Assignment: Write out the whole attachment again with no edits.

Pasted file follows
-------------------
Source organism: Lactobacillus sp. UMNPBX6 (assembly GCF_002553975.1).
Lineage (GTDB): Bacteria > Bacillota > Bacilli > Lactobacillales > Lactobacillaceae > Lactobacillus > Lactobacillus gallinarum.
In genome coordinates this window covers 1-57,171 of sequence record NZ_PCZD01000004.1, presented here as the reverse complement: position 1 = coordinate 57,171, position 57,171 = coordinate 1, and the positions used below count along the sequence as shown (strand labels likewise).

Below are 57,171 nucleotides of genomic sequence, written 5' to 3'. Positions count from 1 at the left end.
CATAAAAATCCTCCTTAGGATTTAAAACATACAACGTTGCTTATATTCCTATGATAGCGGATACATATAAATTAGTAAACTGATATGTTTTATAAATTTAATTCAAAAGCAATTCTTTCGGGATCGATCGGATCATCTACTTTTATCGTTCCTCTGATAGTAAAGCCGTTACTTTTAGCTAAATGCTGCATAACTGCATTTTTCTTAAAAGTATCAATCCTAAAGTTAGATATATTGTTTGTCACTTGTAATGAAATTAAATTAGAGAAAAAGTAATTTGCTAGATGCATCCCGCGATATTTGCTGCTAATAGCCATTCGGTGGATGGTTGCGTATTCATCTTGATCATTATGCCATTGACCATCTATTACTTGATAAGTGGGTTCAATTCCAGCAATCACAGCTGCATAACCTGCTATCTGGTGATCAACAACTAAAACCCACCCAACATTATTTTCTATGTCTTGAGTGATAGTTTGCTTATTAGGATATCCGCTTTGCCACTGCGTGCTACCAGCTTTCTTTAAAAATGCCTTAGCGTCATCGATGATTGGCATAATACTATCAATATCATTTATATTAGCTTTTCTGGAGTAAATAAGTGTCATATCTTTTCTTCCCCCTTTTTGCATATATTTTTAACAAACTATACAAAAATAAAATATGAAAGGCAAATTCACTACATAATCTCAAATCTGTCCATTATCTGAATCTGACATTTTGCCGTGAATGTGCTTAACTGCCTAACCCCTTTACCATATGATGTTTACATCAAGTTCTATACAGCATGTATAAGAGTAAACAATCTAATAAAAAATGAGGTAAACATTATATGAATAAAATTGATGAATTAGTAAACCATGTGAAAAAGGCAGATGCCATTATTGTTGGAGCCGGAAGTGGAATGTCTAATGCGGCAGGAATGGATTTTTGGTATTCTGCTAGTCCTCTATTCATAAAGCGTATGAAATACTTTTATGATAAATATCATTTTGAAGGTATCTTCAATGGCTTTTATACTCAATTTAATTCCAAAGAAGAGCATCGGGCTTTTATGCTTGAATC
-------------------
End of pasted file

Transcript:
Source organism: Lactobacillus sp. UMNPBX6 (assembly GCF_002553975.1).
Lineage (GTDB): Bacteria > Bacillota > Bacilli > Lactobacillales > Lactobacillaceae > Lactobacillus > Lactobacillus gallinarum.
In genome coordinates this window covers 1-57,171 of sequence record NZ_PCZD01000004.1, presented here as the reverse complement: position 1 = coordinate 57,171, position 57,171 = coordinate 1, and the positions used below count along the sequence as shown (strand labels likewise).

Below are 57,171 nucleotides of genomic sequence, written 5' to 3'. Positions count from 1 at the left end.
CATAAAAATCCTCCTTAGGATTTAAAACATACAACGTTGCTTATATTCCTATGATAGCGGATACATATAAATTAGTAAACTGATATGTTTTATAAATTTAATTCAAAAGCAATTCTTTCGGGATCGATCGGATCATCTACTTTTATCGTTCCTCTGATAGTAAAGCCGTTACTTTTAGCTAAATGCTGCATAACTGCATTTTTCTTAAAAGTATCAATCCTAAAGTTAGATATATTGTTTGTCACTTGTAATGAAATTAAATTAGAGAAAAAGTAATTTGCTAGATGCATCCCGCGATATTTGCTGCTAATAGCCATTCGGTGGATGGTTGCGTATTCATCTTGATCATTATGCCATTGACCATCTATTACTTGATAAGTGGGTTCAATTCCAGCAATCACAGCTGCATAACCTGCTATCTGGTGATCAACAACTAAAACCCACCCAACATTATTTTCTATGTCTTGAGTGATAGTTTGCTTATTAGGATATCCGCTTTGCCACTGCGTGCTACCAGCTTTCTTTAAAAATGCCTTAGCGTCATCGATGATTGGCATAATACTATCAATATCATTTATATTAGCTTTTCTGGAGTAAATAAGTGTCATATCTTTTCTTCCCCCTTTTTGCATATATTTTTAACAAACTATACAAAAATAAAATATGAAAGGCAAATTCACTACATAATCTCAAATCTGTCCATTATCTGAATCTGACATTTTGCCGTGAATGTGCTTAACTGCCTAACCCCTTTACCATATGATGTTTACATCAAGTTCTATACAGCATGTATAAGAGTAAACAATCTAATAAAAAATGAGGTAAACATTATATGAATAAAATTGATGAATTAGTAAACCATGTGAAAAAGGCAGATGCCATTATTGTTGGAGCCGGAAGTGGAATGTCTAATGCGGCAGGAATGGATTTTTGGTATTCTGCTAGTCCTCTATTCATAAAGCGTATGAAATACTTTTATGATAAATATCATTTTGAAGGTATCTTCAATGGCTTTTATACTCAATTTAATTCCAAAGAAGAGCATCGGGCTTTTATGCTTGAATC